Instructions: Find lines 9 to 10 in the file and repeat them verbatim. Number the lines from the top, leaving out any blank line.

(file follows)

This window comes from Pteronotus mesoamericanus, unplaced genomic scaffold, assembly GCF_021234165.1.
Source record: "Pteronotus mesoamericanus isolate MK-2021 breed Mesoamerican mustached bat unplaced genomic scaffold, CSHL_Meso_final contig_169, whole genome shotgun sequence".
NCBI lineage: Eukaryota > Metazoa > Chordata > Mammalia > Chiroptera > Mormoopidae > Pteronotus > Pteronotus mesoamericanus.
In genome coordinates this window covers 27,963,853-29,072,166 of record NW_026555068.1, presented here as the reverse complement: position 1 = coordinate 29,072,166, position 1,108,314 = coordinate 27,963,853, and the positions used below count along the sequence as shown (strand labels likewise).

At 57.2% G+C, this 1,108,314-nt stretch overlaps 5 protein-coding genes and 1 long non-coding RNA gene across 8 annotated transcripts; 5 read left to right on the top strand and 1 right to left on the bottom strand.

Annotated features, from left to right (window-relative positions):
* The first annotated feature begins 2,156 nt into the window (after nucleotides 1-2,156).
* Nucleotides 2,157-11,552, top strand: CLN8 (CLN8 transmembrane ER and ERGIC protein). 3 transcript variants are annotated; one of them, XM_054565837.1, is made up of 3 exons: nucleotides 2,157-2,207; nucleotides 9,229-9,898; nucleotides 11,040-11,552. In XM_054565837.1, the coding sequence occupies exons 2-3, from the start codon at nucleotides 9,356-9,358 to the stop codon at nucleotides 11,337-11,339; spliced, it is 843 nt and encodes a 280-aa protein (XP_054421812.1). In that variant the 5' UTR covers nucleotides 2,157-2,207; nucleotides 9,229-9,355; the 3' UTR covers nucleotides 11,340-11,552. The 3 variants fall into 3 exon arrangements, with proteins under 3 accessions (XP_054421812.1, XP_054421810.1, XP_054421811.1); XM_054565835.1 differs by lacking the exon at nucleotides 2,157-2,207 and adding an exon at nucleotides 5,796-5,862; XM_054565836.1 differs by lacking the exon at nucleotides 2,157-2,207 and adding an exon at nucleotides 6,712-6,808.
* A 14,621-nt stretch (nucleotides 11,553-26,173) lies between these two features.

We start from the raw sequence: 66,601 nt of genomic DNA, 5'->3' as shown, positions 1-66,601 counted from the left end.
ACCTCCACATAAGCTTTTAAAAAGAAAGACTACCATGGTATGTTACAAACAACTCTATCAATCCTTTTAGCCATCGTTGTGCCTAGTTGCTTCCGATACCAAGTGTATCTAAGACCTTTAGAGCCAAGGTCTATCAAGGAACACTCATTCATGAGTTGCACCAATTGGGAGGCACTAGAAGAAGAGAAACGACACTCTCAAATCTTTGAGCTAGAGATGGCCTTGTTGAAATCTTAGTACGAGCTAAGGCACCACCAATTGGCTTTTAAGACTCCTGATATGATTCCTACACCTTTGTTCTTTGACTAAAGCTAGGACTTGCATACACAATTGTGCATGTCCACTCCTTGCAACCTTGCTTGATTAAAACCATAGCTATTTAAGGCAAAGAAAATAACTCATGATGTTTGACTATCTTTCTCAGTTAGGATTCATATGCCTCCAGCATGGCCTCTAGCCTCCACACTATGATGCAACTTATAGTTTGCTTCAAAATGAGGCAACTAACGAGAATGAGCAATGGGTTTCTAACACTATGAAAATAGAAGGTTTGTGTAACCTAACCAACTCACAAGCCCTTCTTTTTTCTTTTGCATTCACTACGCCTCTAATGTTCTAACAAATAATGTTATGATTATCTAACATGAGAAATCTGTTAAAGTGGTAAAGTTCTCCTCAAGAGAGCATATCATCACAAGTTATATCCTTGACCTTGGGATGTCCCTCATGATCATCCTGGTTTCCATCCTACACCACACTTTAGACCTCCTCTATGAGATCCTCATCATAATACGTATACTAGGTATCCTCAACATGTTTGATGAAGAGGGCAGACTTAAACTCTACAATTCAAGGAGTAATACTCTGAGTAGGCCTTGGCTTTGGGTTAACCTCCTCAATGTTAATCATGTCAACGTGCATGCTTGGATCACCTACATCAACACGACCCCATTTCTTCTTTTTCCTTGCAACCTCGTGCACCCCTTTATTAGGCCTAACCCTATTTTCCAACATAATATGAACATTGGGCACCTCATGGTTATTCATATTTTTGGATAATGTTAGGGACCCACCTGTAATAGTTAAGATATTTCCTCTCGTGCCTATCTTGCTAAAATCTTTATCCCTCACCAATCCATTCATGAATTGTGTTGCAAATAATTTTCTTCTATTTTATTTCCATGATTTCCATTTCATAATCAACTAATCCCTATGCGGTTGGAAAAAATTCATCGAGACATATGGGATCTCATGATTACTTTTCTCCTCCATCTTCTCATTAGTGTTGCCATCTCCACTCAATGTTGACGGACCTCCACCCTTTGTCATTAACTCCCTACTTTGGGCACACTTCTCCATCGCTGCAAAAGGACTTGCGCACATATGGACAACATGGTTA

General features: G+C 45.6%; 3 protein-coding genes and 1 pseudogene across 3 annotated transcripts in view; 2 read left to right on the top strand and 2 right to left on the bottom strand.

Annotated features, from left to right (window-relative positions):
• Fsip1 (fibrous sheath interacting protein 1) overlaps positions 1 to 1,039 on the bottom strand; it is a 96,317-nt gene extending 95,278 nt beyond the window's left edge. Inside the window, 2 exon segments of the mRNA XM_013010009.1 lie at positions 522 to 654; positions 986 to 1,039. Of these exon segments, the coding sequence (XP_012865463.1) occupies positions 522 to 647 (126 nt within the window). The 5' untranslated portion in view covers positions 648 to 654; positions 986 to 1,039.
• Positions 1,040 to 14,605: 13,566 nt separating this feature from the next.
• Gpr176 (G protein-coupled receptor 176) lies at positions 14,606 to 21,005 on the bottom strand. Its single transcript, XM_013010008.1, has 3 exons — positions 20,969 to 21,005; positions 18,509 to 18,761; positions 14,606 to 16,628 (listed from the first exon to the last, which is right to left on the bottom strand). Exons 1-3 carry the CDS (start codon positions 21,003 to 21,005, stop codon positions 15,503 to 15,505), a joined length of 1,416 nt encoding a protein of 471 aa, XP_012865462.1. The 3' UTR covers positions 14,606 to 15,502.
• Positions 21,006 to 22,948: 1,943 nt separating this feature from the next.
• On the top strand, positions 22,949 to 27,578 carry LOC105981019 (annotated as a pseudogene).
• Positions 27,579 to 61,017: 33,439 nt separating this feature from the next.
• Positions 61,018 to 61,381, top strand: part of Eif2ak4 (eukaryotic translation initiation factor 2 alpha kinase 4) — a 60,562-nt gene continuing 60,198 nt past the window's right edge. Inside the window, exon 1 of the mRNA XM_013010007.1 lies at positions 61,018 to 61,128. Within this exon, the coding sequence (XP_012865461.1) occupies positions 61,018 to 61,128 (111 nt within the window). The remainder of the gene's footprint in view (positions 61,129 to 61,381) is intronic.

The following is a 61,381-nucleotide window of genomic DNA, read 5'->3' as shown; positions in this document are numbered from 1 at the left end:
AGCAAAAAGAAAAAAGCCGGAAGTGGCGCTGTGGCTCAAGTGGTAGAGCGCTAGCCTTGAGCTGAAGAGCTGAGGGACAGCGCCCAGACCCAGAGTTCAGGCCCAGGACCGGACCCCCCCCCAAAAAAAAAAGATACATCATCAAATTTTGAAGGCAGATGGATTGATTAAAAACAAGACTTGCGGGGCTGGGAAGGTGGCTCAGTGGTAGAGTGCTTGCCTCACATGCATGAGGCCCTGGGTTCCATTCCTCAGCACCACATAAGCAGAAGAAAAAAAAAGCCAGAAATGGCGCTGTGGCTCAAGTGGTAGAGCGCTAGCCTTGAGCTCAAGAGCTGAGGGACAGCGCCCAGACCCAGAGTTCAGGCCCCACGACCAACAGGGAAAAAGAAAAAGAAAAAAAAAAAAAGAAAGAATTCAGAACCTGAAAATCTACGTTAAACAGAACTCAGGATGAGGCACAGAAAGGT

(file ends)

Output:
* A 14,621-nt stretch (nucleotides 11,553-26,173) lies between these two features.

We start from the raw sequence: 66,601 nt of genomic DNA, 5'->3' as shown, positions 1-66,601 counted from the left end.